The double-blind method is not infallible because frequently the double blind can be broken (Fisher & Greenberg 1997). Patients and doctors may be cued in to whether patients are taking active or placebo medication by a variety of means. For example, they may notice that placebo tablets they have been taking taste differently from medication to which they have previously become accustomed. Active medication may produce side effects which distinguishes it from inert medication. There is evidence even of deliberate deceit in clinical trials so that randomised allocation is not concealed (Schultz 1996).
Studies where an attempt to measure unblinding has been made confirm that it does occur and significant correlations with efficacy ratings have been found (Shapiro & Shapiro 1997). These problems of unblinding may be minimised by trialists because there seems to be nothing that can be done to prevent it completely. Nonetheless, there should then be no pretence that unbiased evaluation of treatment is being carried out. Although the apparent specific effect of treatment may not be as great as the placebo effect itself, it may merely be the wishfulfilling amplification of nonspecific effects. Using active drugs without apparent specific treatment effects as controls generally reduces the effect size of the active treatment, maybe because patients are less likely to be unblinded in the trial because of the detection of active effects in the control drug (Thomson 1982).
The placebo effect may be relevant to problems in discontinuation. People may form attachments to their medication more because of what it means to them than what it does. Any change threatens an equilibrium related to a complex set of meanings that their medication has acquired. These issues of reliance on medication should not be minimised, yet commonly compliance with treatment is reinforced by emphasising that antidepressants, for example, are not addictive (Double 1997). Psychotropic medication is often prescribed in life crises reinforcing defensive mechanisms against overwhelming anxiety, and the power of the placebo effect should be recognised. Counteracting such placebo effects may not be easy when discontinuing medication.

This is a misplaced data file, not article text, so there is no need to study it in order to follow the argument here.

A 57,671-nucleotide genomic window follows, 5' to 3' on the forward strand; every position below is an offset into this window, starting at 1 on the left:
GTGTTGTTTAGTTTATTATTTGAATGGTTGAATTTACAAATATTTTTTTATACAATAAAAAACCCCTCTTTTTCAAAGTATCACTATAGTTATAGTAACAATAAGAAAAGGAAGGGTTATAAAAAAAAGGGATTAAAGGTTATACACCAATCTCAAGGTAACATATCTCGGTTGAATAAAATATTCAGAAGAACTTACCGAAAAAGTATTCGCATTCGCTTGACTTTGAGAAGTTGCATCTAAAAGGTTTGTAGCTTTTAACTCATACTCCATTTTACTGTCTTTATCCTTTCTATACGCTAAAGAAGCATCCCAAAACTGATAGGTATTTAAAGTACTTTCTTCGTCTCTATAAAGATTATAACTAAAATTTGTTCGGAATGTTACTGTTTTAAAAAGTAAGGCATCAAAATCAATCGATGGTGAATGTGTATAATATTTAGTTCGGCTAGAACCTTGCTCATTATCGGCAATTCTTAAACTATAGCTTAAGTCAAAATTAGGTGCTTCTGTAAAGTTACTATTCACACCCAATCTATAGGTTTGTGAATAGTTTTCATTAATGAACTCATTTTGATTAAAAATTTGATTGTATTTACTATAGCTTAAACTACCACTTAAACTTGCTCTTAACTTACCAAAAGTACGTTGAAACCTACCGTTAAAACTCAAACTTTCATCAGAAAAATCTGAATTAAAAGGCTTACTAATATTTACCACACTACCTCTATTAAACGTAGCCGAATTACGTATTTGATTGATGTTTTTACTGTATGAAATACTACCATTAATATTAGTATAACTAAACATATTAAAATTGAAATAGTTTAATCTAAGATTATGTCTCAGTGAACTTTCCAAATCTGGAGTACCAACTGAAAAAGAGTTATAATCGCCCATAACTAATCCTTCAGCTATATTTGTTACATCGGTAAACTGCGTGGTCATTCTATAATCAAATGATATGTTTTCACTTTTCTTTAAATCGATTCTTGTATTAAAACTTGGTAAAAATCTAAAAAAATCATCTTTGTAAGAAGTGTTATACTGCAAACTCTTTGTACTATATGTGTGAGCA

Conclusion and future developments
Psychiatric practice can be criticised for its failure to regard the patient as a person. Mainstream psychiatry acts on the somatic hypothesis of mental illness to the detriment of understanding people's problems. Laing's (1982) primary motivation was his appreciation that schizophrenia, in particular, was more understandable than mainstream psychiatry recognized. This stance is consistent with Adolf Meyer's (1951/2) philosophy. The neo-Kraepelinian has eclipsed the Meyerian approach over recent years and encouraged excessive enthusiasm about diagnosis and treatment which requires critical analysis (Double 1991).
Antipsychiatry has been marginalised because it accuses psychiatry of social control (Farrell 1979). Renewed criticism of modern psychiatry is required and the Critical Psychiatry Network gives expression to a "post-psychiatry" (Critical Psychiatry Network website). Psychiatry need not feel negative about this process. Patients and society will continue to demand its services and appreciate realistic expectations.